When an appeal can be filed under Section 17 of the Securitisation Act

The Kerala High Court on 22 July 2011 in Sami Vs. Bank of India, 2011 (3) KLT 554 : 2011 (3) KLJ 646 : ILR 2011 (3) Ker. 624 : 2011 (3) KHC 414 deciding on the question whether without taking possession of the secured asset symbolically or actually by the bank in proceedings under the Securitisation and Reconstruction of Financial Assets and Enforcement of Security Interest Act, 2002, the borrower or anybody aggrieved by the action of the bank can file an application/appeal under section 17 of the Securitisation and Reconstruction of Financial Assets and Enforcement of Security Interest Act, 2002, Justice S. Siri Jagan has ruled that the very action of the financial institution in approaching the Magistrate under Section 14 itself would constitute a measure under Section 13(4), which would give rise to an aggrieved person the cause of action to resort to the remedy by way of approaching the Debt Recovery Tribunal under Section 17 of the Act.

# Section 17 of the Securitisation and Reconstruction of Financial Assets and Enforcement of Security Interest Act, 2002

“That being so, the circular issued by the Debt Recovery Tribunal to the effect that unless possession is actually taken by the financial institution, no appeal would be entertained, is clearly against the provisions of the Act and the decisions of the Supreme Court,” the judgment said.

The petitioners in these writ petitions are persons against whose properties, proceedings under Section 14 of the Securitisation and Reconstruction of Financial Assets and Enforcement of Security Interest Act, 2002 have been initiated. Their grievance is that the Debt Recovery Tribunal is not entertaining applications/appeals despite the Banks initiating action to take possession through the Magistrate, which is a measure under Section 13(4) of the Act.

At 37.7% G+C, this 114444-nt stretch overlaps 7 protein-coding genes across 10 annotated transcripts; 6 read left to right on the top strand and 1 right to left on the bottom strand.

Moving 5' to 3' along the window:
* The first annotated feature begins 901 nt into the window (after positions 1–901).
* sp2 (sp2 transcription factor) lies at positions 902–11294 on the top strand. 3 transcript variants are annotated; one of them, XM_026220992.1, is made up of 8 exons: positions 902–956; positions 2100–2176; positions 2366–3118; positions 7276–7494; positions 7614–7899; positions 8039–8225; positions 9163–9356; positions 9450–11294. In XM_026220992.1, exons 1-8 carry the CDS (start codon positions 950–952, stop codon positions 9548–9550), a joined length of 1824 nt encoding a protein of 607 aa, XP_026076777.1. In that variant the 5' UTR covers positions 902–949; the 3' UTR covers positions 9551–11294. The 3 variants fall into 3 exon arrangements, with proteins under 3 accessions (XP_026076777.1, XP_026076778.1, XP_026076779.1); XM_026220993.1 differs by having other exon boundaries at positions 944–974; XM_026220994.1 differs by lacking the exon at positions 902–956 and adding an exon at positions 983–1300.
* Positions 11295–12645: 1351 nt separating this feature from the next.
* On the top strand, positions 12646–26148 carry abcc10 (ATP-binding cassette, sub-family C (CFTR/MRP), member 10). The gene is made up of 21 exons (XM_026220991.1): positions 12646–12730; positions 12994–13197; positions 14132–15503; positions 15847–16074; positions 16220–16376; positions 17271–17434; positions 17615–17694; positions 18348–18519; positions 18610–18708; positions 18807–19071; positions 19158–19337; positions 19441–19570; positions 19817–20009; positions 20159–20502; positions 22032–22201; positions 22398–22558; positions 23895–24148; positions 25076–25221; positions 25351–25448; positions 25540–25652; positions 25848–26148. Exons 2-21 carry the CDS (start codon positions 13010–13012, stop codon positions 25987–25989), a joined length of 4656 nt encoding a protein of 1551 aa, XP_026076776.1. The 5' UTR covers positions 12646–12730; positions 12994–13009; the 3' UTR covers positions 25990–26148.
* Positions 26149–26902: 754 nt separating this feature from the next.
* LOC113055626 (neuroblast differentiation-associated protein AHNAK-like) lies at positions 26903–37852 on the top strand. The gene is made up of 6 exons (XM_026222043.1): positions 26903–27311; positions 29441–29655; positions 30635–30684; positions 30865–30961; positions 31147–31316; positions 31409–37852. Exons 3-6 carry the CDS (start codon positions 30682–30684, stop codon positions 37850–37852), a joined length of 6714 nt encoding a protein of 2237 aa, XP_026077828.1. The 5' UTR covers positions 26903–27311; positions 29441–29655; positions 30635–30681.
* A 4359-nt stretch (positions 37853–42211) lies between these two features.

In all these writ petitions, the petitioners have not been served with any notice of possession and possession has not actually or symbolically been taken by the banks concerned. The banks have straight away approached the concerned Chief Judicial Magistrate or Additional District Magistrate, having jurisdiction under Section 14 of the Act for assistance to take possession of the respective security asset. Some of these petitioners have tried filing an application under Section 17 of the Act before the Debt Recovery Tribunal, Ernakulam. But, the registry of the Debt Recovery Tribunal refused to entertain the same on the ground that unless possession has been taken, the appeal under Section 17 is not maintainable.

According to the petitioners, the same is totally wrong, insofar as the very action of filing an application before the Chief Judicial Magistrate or the Additional District Magistrate for assistance to take possession of the secured asset, is a measure under Section 13(4), against which the application under Section 17 of the Act would lie before the Debt Recovery Tribunal. Therefore, the refusal on the part of the Debt Recovery Tribunal to entertain application under Section 17 on the ground that unless possession is taken by the financial institutions, no application under Section 17 would lie, is totally arbitrary and unsustainable, is the contention of the petitioners.

The High Court noted that although the Supreme Court has upheld the constitutional validity of the Act, it cannot be gainsaid that the Act is a very harsh legislation, which results in very disastrous consequences to the owner of the property against which a measure under Section 13(4) of the Act has been taken. That being so, the provisions regarding the remedies provided for persons aggrieved by such action should be construed liberally. No doubt, the Supreme Court has categorically held that no application/appeal would lie against any action taken by the financial institution prior to taking a measure under Section 13(4). Therefore, the right to resort to remedies under Section 17 would arise only when any one of the measures contemplated under Section 13 (4) or thereafter is initiated.

The Court opinioned that it is not necessary for an aggrieved person to wait till actual or symbolic possession is taken by the financial institution before resorting to the remedy as provided under Section 17.

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